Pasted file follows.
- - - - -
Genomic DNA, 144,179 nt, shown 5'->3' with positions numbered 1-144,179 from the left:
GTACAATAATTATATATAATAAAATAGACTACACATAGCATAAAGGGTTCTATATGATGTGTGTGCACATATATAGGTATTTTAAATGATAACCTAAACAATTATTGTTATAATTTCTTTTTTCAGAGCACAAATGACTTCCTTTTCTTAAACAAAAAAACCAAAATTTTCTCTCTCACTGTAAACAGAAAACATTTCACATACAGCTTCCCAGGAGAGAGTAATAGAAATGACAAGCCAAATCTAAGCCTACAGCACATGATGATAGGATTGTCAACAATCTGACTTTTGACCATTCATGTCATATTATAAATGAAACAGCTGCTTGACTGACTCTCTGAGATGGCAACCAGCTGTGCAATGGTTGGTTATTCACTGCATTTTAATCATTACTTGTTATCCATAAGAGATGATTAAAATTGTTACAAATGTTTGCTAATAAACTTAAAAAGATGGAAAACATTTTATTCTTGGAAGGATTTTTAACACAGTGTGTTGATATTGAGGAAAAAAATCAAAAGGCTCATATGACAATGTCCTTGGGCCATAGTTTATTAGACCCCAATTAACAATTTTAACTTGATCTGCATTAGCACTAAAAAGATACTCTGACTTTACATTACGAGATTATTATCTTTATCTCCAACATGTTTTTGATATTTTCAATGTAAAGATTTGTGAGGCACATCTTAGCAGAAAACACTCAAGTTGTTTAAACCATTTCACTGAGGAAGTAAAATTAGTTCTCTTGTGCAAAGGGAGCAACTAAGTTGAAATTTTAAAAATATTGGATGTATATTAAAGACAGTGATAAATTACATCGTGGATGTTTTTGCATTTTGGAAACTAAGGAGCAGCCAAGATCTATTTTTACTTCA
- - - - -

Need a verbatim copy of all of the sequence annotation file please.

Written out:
Genomic DNA, 144,179 nt, shown 5'->3' with positions numbered 1-144,179 from the left:
GTACAATAATTATATATAATAAAATAGACTACACATAGCATAAAGGGTTCTATATGATGTGTGTGCACATATATAGGTATTTTAAATGATAACCTAAACAATTATTGTTATAATTTCTTTTTTCAGAGCACAAATGACTTCCTTTTCTTAAACAAAAAAACCAAAATTTTCTCTCTCACTGTAAACAGAAAACATTTCACATACAGCTTCCCAGGAGAGAGTAATAGAAATGACAAGCCAAATCTAAGCCTACAGCACATGATGATAGGATTGTCAACAATCTGACTTTTGACCATTCATGTCATATTATAAATGAAACAGCTGCTTGACTGACTCTCTGAGATGGCAACCAGCTGTGCAATGGTTGGTTATTCACTGCATTTTAATCATTACTTGTTATCCATAAGAGATGATTAAAATTGTTACAAATGTTTGCTAATAAACTTAAAAAGATGGAAAACATTTTATTCTTGGAAGGATTTTTAACACAGTGTGTTGATATTGAGGAAAAAAATCAAAAGGCTCATATGACAATGTCCTTGGGCCATAGTTTATTAGACCCCAATTAACAATTTTAACTTGATCTGCATTAGCACTAAAAAGATACTCTGACTTTACATTACGAGATTATTATCTTTATCTCCAACATGTTTTTGATATTTTCAATGTAAAGATTTGTGAGGCACATCTTAGCAGAAAACACTCAAGTTGTTTAAACCATTTCACTGAGGAAGTAAAATTAGTTCTCTTGTGCAAAGGGAGCAACTAAGTTGAAATTTTAAAAATATTGGATGTATATTAAAGACAGTGATAAATTACATCGTGGATGTTTTTGCATTTTGGAAACTAAGGAGCAGCCAAGATCTATTTTTACTTCA